Joe Jackson (email@example.com)
Sat, 6 Jan 2001 21:59:23 -0500
> It seems to me that we're talking about a matter of degrees. Your language
> is full of words of high degree: "daily persuasion", "sustained gentle
> persuasional barrages." And what I hear when Sudbury apologists talk about
> this subject is a sort of bending over backwards NEVER to do anything to
> influence a child, as though one suggestion, one mention of something else
> that relates to something a child is doing amounts to "a barrage."
When I say "barrage" I am of course *not* talking about a single suggestion.
But what anyone who has worked in a school where the students are not
allowed to lead knows is that it's never about a "single" suggestion. What
context is it that you are referring to where a student encounters a single
instance of a group of teachers/staff members trying to persuade a student
to do something?
> stance seems artificial to me.
The "stance", while articulated a little too much in the extreme (and in the
derogatory?) in your paragraph above, is what happens when a culture is
built upon the idea that children grow best when adults leave them alone.
Fortunately for us, that idea has been borne out in spades by thirty-two
years of Sdubury Schooling in action!
What I believe I tried to say below is that it *is* a matter of degrees.
The attempt to determining the fuzzy line between *actively influencing* and
*being an influence* is a constant battle for a staff member. Please don't
read anything into it that's not there! :)
> Children's wills are not so
> fragile that they
> can't interact with adults in much the same way they interact with
> children--interactions in which it is common for one child to suggest an
> activity to another.
Well, I do not agree, and have you read Free At Last? The reason I came to
this model is the unspeakably wonderful things that children grow into when
adults refrain entirely from trying to lead them. There are many, many
conventional (and alternative) schools that do a wonderfully loving and
gentle job of leading children, and none of them even come close to
producing the profound effect we see in the Model.
I strongly urge you to evaluate the case studies contained in the Sudbury
literature if you ever consider rethinking your attitudes about this.
> I agree, however, that may not be the case when the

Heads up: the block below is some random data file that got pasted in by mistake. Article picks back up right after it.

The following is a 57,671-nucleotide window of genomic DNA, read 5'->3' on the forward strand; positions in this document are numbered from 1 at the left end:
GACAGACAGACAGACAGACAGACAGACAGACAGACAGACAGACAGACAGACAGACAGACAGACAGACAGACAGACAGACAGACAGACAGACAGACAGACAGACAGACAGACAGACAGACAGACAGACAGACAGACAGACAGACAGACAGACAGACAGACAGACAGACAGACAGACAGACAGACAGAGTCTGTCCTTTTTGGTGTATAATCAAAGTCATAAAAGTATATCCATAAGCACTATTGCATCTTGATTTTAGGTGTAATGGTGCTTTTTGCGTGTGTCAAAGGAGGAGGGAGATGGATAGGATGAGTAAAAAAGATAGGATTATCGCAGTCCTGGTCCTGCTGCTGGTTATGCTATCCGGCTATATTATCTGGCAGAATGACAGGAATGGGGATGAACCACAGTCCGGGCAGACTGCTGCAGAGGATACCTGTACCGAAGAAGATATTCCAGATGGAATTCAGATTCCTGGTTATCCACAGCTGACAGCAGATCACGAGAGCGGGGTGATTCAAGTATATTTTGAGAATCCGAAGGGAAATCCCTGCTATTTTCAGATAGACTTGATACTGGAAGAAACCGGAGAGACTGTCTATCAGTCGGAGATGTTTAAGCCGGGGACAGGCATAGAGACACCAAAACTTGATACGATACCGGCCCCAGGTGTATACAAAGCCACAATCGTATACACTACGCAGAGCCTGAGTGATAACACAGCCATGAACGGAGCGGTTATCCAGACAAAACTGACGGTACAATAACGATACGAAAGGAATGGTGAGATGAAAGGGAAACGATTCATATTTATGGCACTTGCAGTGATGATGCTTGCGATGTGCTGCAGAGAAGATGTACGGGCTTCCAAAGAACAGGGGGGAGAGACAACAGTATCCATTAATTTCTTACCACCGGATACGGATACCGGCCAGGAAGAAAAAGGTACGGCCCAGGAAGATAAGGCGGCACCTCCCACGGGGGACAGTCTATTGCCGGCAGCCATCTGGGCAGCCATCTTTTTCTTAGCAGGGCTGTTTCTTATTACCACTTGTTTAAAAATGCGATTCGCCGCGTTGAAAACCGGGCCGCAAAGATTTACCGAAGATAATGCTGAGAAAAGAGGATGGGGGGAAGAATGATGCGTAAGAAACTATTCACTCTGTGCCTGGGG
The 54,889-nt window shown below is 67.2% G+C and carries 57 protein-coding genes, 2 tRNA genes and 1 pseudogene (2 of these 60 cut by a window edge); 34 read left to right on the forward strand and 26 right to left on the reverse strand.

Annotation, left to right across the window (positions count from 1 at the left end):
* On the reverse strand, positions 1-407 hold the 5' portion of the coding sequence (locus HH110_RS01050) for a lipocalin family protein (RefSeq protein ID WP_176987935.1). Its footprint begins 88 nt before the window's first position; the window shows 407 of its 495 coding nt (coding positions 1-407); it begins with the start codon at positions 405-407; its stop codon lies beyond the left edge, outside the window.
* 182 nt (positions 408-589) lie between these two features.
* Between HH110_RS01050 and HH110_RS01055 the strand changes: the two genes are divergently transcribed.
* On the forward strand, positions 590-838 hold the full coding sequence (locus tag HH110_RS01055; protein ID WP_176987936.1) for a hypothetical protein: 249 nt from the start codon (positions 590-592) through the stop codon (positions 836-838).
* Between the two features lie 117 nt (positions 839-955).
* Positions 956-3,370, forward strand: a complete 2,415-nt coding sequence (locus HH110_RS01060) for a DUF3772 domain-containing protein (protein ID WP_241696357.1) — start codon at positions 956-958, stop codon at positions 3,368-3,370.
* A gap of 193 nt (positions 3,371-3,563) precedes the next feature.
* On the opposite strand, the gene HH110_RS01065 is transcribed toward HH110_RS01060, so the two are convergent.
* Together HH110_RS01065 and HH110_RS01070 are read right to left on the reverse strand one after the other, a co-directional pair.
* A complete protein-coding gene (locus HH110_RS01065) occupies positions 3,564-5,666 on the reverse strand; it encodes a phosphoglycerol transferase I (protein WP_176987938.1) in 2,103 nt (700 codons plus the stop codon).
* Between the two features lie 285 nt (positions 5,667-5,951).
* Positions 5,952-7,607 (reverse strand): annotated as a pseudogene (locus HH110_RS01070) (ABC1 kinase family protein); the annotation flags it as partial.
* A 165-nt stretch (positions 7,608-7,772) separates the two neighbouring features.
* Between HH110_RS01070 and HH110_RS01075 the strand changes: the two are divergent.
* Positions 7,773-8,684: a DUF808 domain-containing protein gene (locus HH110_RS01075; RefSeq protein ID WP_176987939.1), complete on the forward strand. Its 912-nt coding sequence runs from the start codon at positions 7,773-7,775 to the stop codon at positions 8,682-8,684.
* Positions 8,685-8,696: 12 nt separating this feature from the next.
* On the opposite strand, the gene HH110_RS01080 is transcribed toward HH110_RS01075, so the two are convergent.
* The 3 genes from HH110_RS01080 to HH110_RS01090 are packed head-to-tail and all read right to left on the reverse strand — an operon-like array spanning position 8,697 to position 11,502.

> child has been in a situation in which he or she is expected to please the
> -----Original Message-----
> From: firstname.lastname@example.org
> [mailto:email@example.com]On Behalf Of Joe
> Sent: Saturday, January 06, 2001 10:15 AM
> To: firstname.lastname@example.org
> Subject: DSM: RE: RE: Subtle Coercion?
> > I think there's a difference between influence and coercion. I find it
> > interesting that children are given so much respect in the
> Sudbury model,
> > and yet so much care seems to be taken not to do anything which
> might have
> > an effect on them. Can't children say no, just as adults can? I
> find that
> > the children I interact with have no difficulty rejecting a suggestion I
> > might make for a play activity, for example, if it doesn't
> interest them.
> I think the scale goes:
> and the difference between influence and persuasion is an active
> attempt by
> the staffmember to *influence* (active verb) a student rather than the
> passive behavior of being an *influence* (passive noun).
> Just because a child may reject gentle persuasions from teachers does not
> mean the sum effect of these daily persuasions is not devestating to them,
> and since the body of Sudbury literature does such a good job of spelling
> out why leading children to activities, however gently, injures and
> ultimately can destroy the power of their personal volition, I'll leave it
> at that.
> The attempt is to not preempt the will of the child through
> sustained gentle
> persuasional barrages, it is not not to avoid doing anything that has an
> effect. For instance, when a staffmember writes up a student, that has an
> effect. When a student asks to be taught something by a staff, the
> subsequent lesson is an attempt to cause an effect.
> -Joe J.
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